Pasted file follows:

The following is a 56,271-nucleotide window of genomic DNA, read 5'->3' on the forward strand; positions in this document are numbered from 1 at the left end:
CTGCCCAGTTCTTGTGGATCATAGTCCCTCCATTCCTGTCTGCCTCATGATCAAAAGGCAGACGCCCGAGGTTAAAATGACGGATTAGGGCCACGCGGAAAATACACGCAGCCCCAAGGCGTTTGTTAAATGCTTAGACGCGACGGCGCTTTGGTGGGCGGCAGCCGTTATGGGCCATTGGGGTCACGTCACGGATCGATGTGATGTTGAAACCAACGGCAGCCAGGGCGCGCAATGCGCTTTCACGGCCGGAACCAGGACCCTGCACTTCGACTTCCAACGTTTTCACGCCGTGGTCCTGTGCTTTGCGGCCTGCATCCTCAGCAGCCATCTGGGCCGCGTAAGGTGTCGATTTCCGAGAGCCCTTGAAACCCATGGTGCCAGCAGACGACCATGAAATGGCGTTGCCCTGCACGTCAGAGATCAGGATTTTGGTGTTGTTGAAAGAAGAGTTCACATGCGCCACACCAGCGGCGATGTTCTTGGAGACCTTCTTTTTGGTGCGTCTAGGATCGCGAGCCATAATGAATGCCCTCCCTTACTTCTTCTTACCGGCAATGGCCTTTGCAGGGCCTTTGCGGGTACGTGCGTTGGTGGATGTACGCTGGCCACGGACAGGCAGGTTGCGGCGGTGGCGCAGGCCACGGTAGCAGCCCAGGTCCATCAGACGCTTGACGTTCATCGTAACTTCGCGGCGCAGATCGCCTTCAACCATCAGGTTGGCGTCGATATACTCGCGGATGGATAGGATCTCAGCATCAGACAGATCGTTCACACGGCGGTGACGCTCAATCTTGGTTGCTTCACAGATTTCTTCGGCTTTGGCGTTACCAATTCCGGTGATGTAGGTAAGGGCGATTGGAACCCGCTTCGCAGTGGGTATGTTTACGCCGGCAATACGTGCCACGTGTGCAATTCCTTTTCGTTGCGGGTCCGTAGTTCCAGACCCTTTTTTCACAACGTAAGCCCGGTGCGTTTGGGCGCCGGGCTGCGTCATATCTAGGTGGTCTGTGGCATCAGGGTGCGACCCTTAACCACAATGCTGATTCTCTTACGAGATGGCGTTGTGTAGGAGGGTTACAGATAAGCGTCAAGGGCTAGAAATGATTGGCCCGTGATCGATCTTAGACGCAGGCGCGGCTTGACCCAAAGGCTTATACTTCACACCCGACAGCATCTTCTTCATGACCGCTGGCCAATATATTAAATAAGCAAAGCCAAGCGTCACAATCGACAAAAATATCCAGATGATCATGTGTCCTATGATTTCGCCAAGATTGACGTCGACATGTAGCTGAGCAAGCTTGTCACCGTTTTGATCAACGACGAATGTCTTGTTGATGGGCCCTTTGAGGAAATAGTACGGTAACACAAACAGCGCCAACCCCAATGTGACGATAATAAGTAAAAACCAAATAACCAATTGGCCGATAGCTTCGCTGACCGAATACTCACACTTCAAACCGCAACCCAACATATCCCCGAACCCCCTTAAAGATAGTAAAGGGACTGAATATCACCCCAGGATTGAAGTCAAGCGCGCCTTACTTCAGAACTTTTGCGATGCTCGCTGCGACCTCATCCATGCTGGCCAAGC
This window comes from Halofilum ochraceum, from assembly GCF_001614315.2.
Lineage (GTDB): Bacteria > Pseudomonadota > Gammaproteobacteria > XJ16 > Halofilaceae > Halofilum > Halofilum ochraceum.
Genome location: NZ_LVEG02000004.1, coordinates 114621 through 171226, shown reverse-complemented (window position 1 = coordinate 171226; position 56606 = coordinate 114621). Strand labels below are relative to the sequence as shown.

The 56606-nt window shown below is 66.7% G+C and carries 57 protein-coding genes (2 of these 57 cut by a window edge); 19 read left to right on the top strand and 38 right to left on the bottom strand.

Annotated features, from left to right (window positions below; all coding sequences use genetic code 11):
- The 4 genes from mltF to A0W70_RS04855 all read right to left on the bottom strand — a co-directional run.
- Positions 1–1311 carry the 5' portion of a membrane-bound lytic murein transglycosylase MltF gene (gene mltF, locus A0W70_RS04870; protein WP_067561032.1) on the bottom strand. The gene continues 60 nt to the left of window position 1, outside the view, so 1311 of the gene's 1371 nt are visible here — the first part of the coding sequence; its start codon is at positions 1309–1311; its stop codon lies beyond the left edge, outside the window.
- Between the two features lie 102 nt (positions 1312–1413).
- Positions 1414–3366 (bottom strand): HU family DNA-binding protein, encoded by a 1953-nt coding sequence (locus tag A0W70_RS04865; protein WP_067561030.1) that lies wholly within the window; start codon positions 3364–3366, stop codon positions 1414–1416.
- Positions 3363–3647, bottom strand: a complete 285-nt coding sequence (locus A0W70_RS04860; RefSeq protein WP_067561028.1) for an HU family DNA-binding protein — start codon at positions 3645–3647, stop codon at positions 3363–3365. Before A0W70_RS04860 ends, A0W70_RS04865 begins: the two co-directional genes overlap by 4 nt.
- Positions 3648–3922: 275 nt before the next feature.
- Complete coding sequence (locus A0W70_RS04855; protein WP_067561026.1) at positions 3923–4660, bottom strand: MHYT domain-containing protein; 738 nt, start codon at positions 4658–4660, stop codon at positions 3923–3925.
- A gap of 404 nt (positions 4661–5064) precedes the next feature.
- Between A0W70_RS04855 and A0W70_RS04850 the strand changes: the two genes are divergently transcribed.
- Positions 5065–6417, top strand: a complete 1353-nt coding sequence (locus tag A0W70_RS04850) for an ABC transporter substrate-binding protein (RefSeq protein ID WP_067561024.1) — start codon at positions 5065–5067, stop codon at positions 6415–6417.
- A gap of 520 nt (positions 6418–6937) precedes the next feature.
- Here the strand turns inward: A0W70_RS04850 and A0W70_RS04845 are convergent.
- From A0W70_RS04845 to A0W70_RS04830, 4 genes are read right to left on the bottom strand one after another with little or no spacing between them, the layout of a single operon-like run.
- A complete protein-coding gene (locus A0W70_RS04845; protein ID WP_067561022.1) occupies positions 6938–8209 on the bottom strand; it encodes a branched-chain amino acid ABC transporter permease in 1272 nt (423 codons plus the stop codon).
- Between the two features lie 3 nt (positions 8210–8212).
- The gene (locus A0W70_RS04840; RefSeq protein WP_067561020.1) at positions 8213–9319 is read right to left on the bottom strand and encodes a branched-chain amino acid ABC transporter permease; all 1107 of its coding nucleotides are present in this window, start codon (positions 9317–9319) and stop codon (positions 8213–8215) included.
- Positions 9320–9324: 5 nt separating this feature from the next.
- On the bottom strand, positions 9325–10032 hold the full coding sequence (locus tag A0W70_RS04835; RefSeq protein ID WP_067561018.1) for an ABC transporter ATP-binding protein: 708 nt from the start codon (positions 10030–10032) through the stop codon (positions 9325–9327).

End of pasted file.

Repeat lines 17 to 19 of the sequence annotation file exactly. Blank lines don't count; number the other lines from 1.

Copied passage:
- Positions 5065–6417, top strand: a complete 1353-nt coding sequence (locus tag A0W70_RS04850) for an ABC transporter substrate-binding protein (RefSeq protein ID WP_067561024.1) — start codon at positions 5065–5067, stop codon at positions 6415–6417.
- A gap of 520 nt (positions 6418–6937) precedes the next feature.
- Here the strand turns inward: A0W70_RS04850 and A0W70_RS04845 are convergent.